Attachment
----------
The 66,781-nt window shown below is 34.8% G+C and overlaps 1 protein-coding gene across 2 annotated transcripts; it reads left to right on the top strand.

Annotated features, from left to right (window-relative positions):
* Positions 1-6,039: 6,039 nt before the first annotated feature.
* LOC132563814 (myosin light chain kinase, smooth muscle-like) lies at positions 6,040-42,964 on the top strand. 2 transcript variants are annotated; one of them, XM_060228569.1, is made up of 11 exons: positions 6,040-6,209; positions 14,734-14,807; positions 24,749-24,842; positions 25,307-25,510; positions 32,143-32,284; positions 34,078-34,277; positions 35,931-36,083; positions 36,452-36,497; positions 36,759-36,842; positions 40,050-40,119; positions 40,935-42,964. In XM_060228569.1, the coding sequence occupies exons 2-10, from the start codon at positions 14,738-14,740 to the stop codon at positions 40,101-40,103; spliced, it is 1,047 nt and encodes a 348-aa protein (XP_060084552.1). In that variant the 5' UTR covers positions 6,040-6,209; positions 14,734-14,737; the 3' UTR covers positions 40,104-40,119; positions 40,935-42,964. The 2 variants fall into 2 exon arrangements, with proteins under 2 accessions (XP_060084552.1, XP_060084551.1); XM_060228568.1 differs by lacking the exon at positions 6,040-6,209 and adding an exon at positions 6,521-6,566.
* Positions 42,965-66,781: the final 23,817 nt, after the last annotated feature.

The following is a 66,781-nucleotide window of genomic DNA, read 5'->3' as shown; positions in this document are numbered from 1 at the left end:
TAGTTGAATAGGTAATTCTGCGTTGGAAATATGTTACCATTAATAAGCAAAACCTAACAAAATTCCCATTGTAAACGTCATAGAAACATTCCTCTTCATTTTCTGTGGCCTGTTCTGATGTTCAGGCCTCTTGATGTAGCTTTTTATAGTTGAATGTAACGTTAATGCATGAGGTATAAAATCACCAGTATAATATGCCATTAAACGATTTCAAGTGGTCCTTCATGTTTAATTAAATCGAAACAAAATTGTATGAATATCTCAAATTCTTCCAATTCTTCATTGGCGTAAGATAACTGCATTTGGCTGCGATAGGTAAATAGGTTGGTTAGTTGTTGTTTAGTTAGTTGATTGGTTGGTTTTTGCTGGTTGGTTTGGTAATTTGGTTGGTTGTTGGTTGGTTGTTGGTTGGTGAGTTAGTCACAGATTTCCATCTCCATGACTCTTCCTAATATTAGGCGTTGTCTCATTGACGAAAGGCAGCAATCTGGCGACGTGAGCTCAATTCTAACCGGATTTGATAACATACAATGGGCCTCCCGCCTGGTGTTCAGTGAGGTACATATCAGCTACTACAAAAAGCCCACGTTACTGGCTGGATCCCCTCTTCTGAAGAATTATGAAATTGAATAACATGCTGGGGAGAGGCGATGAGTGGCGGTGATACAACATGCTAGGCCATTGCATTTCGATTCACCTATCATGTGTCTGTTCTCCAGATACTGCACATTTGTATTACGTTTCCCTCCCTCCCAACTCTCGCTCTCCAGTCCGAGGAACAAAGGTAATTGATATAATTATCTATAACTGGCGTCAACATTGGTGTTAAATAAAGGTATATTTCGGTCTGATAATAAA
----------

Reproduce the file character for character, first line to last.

The 66,781-nt window shown below is 34.8% G+C and overlaps 1 protein-coding gene across 2 annotated transcripts; it reads left to right on the top strand.

Annotated features, from left to right (window-relative positions):
* Positions 1-6,039: 6,039 nt before the first annotated feature.
* LOC132563814 (myosin light chain kinase, smooth muscle-like) lies at positions 6,040-42,964 on the top strand. 2 transcript variants are annotated; one of them, XM_060228569.1, is made up of 11 exons: positions 6,040-6,209; positions 14,734-14,807; positions 24,749-24,842; positions 25,307-25,510; positions 32,143-32,284; positions 34,078-34,277; positions 35,931-36,083; positions 36,452-36,497; positions 36,759-36,842; positions 40,050-40,119; positions 40,935-42,964. In XM_060228569.1, the coding sequence occupies exons 2-10, from the start codon at positions 14,738-14,740 to the stop codon at positions 40,101-40,103; spliced, it is 1,047 nt and encodes a 348-aa protein (XP_060084552.1). In that variant the 5' UTR covers positions 6,040-6,209; positions 14,734-14,737; the 3' UTR covers positions 40,104-40,119; positions 40,935-42,964. The 2 variants fall into 2 exon arrangements, with proteins under 2 accessions (XP_060084552.1, XP_060084551.1); XM_060228568.1 differs by lacking the exon at positions 6,040-6,209 and adding an exon at positions 6,521-6,566.
* Positions 42,965-66,781: the final 23,817 nt, after the last annotated feature.

The following is a 66,781-nucleotide window of genomic DNA, read 5'->3' as shown; positions in this document are numbered from 1 at the left end:
TAGTTGAATAGGTAATTCTGCGTTGGAAATATGTTACCATTAATAAGCAAAACCTAACAAAATTCCCATTGTAAACGTCATAGAAACATTCCTCTTCATTTTCTGTGGCCTGTTCTGATGTTCAGGCCTCTTGATGTAGCTTTTTATAGTTGAATGTAACGTTAATGCATGAGGTATAAAATCACCAGTATAATATGCCATTAAACGATTTCAAGTGGTCCTTCATGTTTAATTAAATCGAAACAAAATTGTATGAATATCTCAAATTCTTCCAATTCTTCATTGGCGTAAGATAACTGCATTTGGCTGCGATAGGTAAATAGGTTGGTTAGTTGTTGTTTAGTTAGTTGATTGGTTGGTTTTTGCTGGTTGGTTTGGTAATTTGGTTGGTTGTTGGTTGGTTGTTGGTTGGTGAGTTAGTCACAGATTTCCATCTCCATGACTCTTCCTAATATTAGGCGTTGTCTCATTGACGAAAGGCAGCAATCTGGCGACGTGAGCTCAATTCTAACCGGATTTGATAACATACAATGGGCCTCCCGCCTGGTGTTCAGTGAGGTACATATCAGCTACTACAAAAAGCCCACGTTACTGGCTGGATCCCCTCTTCTGAAGAATTATGAAATTGAATAACATGCTGGGGAGAGGCGATGAGTGGCGGTGATACAACATGCTAGGCCATTGCATTTCGATTCACCTATCATGTGTCTGTTCTCCAGATACTGCACATTTGTATTACGTTTCCCTCCCTCCCAACTCTCGCTCTCCAGTCCGAGGAACAAAGGTAATTGATATAATTATCTATAACTGGCGTCAACATTGGTGTTAAATAAAGGTATATTTCGGTCTGATAATAAA